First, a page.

Bruce Furniss height - How tall is Bruce Furniss?

Bruce Furniss was born on 27 May, 1957 in Fresno, California, United States, is an American swimmer. At 63 years old, Bruce Furniss height is 6 ft 0 in (183.0 cm).

Now We discover Bruce Furniss's Biography, Age, Physical Stats, Dating/Affairs, Family and career updates. Learn How rich is He in this year and how He spends money? Also learn how He earned most of net worth at the age of 65 years old?

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Occupation N/A
Bruce Furniss Age 65 years old
Zodiac Sign Gemini
Born 27 May 1957
Birthday 27 May
Birthplace Fresno, California, United States
Nationality United States

We recommend you to check the complete list of Famous People born on 27 May. He is a member of famous Swimmer with the age 65 years old group.

Bruce Furniss Weight & Measurements

Physical Status
Weight 73 kg
Body Measurements Not Available
Eye Color Not Available
Hair Color Not Available

Dating & Relationship status

He is currently single. He is not dating anyone. We don't have much information about He's past relationship and any previous engaged. According to our Database, He has no children.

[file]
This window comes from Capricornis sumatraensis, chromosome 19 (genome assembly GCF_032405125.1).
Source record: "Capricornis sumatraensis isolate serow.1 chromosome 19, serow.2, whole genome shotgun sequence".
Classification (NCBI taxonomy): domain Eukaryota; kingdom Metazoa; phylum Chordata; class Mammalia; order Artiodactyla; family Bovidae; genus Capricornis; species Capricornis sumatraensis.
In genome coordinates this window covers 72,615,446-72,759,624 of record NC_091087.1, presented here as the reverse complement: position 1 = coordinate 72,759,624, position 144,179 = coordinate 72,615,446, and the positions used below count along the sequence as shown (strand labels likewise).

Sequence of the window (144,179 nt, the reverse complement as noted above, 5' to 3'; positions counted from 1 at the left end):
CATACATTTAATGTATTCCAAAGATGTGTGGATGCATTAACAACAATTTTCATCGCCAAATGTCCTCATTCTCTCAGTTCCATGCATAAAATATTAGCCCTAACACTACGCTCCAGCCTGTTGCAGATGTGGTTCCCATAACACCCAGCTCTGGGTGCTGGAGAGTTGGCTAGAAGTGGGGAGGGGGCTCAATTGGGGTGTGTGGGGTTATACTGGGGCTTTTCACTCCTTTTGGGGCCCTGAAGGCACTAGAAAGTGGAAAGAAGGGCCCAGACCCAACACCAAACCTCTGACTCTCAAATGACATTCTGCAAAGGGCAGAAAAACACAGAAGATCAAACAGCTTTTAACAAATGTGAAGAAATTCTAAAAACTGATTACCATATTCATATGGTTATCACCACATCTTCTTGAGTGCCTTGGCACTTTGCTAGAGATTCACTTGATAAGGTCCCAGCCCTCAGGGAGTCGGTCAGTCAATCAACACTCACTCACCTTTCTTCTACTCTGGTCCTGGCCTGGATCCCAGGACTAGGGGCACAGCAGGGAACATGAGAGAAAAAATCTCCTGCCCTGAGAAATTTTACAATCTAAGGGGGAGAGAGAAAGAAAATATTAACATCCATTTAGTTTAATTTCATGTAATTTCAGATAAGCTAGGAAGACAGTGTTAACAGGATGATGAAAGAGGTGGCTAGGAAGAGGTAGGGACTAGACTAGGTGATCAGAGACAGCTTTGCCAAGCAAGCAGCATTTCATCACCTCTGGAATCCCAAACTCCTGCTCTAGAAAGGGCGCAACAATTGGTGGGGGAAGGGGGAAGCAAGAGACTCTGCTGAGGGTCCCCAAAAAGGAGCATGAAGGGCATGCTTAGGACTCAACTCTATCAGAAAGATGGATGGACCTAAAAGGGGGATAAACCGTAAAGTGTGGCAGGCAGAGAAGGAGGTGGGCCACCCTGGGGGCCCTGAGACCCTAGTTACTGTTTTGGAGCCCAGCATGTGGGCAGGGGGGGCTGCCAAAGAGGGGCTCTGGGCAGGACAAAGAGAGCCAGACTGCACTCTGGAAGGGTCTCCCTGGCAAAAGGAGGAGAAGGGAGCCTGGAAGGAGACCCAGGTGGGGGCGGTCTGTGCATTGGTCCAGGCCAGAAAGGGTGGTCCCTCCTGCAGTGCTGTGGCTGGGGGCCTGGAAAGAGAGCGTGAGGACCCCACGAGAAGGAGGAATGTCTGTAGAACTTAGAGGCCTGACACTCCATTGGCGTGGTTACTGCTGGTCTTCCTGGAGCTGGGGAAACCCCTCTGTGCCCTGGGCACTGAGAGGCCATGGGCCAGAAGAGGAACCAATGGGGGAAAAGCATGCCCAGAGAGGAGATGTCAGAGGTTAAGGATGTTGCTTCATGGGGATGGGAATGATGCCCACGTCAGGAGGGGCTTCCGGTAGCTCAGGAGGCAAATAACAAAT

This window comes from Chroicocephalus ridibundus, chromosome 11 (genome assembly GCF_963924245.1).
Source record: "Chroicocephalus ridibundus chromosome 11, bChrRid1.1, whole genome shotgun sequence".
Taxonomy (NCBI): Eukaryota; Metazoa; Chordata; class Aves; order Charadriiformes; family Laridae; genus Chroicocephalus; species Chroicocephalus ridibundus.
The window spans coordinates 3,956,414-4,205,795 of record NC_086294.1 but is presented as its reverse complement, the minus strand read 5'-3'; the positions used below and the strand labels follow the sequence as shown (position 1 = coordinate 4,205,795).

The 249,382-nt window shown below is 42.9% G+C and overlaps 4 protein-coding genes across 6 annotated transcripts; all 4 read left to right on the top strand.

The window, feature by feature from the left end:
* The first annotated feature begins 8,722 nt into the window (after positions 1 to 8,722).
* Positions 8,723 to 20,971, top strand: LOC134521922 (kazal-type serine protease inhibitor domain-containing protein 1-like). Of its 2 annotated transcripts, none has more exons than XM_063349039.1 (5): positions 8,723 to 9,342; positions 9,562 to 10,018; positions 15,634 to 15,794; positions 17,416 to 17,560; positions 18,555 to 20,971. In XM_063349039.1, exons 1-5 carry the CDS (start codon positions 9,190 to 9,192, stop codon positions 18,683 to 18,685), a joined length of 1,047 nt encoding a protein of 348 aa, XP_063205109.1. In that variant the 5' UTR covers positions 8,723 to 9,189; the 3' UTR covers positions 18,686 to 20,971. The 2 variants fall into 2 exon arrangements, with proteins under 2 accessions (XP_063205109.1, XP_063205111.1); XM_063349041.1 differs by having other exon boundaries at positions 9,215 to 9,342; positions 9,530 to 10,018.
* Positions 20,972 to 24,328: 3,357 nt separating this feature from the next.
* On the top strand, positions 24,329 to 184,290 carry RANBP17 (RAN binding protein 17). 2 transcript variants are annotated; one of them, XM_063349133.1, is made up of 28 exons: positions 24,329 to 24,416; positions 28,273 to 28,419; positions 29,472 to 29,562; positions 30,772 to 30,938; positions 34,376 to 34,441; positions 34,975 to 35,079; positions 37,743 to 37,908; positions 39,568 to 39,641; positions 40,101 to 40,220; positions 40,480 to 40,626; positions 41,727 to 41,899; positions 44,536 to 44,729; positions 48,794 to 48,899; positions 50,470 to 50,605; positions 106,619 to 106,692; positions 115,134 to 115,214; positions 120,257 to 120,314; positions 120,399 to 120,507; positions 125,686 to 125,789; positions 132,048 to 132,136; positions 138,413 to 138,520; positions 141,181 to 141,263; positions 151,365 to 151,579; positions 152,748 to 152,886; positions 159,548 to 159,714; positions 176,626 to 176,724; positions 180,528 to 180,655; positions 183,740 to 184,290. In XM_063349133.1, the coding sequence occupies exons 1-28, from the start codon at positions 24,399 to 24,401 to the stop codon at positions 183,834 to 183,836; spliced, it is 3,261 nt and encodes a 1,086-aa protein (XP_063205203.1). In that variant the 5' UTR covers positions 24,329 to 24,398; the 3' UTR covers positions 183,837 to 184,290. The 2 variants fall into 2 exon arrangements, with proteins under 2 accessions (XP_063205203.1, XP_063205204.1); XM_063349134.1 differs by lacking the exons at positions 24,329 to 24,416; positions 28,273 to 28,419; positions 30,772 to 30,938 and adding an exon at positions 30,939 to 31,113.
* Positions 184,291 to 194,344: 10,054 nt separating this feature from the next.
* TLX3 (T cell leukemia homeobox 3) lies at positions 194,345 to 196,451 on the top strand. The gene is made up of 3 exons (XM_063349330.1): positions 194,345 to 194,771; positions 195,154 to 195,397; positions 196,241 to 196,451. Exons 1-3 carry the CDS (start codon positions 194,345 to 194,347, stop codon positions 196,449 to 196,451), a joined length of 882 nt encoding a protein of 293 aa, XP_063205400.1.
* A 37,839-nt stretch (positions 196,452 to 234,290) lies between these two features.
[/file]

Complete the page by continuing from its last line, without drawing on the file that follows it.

Parents Not Available
Wife Not Available
Sibling Not Available
Children Not Available

Bruce Furniss Net Worth

He net worth has been growing significantly in 2021-22. So, how much is Bruce Furniss worth at the age of 65 years old? Bruce Furniss’s income source is mostly from being a successful Swimmer. He is from United States. We have estimated Bruce Furniss's net worth , money, salary, income, and assets.

Net Worth in 2022 $1 Million - $5 Million
Salary in 2022 Under Review
Net Worth in 2021 Pending
Salary in 2021 Under Review
House Not Available
Cars Not Available
Source of Income Swimmer

Bruce Furniss Social Network

Wikipedia Bruce Furniss Wikipedia



In April 2000, Furniss was selected to "USA Swimming's Swim Team of the 20th Century", an honor bestowed on only 26 U.S. male swimmers deemed to be the best of the best in the 20th century. In January 2004, Furniss received the NCAA's Silver Anniversary Award. The award is presented annually to six former collegiate athletes in recognition of their 25 years of post-graduate career achievements, contributions to professional organizations, and charitable and civic activities within their community. In February 2016, Furniss was selected as one of 32 Athletes named to the Pac-12 Conference's All-Century Men's Swimming and Diving Team, recognizing him as one of the Conference's best swimmers in the last 100 years.